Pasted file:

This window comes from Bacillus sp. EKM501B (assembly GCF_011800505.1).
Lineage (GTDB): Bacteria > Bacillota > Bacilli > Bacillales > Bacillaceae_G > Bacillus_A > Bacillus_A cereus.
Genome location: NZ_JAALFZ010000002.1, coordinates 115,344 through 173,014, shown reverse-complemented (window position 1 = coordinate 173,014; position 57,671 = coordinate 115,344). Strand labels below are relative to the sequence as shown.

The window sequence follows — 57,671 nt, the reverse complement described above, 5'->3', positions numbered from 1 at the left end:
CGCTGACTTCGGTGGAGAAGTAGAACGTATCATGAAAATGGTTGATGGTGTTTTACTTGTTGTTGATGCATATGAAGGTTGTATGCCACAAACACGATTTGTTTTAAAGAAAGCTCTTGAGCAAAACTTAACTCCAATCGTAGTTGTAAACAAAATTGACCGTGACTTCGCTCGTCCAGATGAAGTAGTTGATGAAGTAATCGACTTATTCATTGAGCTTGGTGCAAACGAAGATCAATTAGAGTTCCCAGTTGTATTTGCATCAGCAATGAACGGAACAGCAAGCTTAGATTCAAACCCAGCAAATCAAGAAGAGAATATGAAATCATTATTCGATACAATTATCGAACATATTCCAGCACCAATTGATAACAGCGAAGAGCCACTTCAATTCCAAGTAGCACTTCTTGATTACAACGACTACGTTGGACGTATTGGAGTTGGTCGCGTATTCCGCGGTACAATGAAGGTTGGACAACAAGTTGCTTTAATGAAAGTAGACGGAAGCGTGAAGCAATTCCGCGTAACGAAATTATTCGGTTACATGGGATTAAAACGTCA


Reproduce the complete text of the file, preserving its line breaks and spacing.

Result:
This window comes from Bacillus sp. EKM501B (assembly GCF_011800505.1).
Lineage (GTDB): Bacteria > Bacillota > Bacilli > Bacillales > Bacillaceae_G > Bacillus_A > Bacillus_A cereus.
Genome location: NZ_JAALFZ010000002.1, coordinates 115,344 through 173,014, shown reverse-complemented (window position 1 = coordinate 173,014; position 57,671 = coordinate 115,344). Strand labels below are relative to the sequence as shown.

The window sequence follows — 57,671 nt, the reverse complement described above, 5'->3', positions numbered from 1 at the left end:
CGCTGACTTCGGTGGAGAAGTAGAACGTATCATGAAAATGGTTGATGGTGTTTTACTTGTTGTTGATGCATATGAAGGTTGTATGCCACAAACACGATTTGTTTTAAAGAAAGCTCTTGAGCAAAACTTAACTCCAATCGTAGTTGTAAACAAAATTGACCGTGACTTCGCTCGTCCAGATGAAGTAGTTGATGAAGTAATCGACTTATTCATTGAGCTTGGTGCAAACGAAGATCAATTAGAGTTCCCAGTTGTATTTGCATCAGCAATGAACGGAACAGCAAGCTTAGATTCAAACCCAGCAAATCAAGAAGAGAATATGAAATCATTATTCGATACAATTATCGAACATATTCCAGCACCAATTGATAACAGCGAAGAGCCACTTCAATTCCAAGTAGCACTTCTTGATTACAACGACTACGTTGGACGTATTGGAGTTGGTCGCGTATTCCGCGGTACAATGAAGGTTGGACAACAAGTTGCTTTAATGAAAGTAGACGGAAGCGTGAAGCAATTCCGCGTAACGAAATTATTCGGTTACATGGGATTAAAACGTCA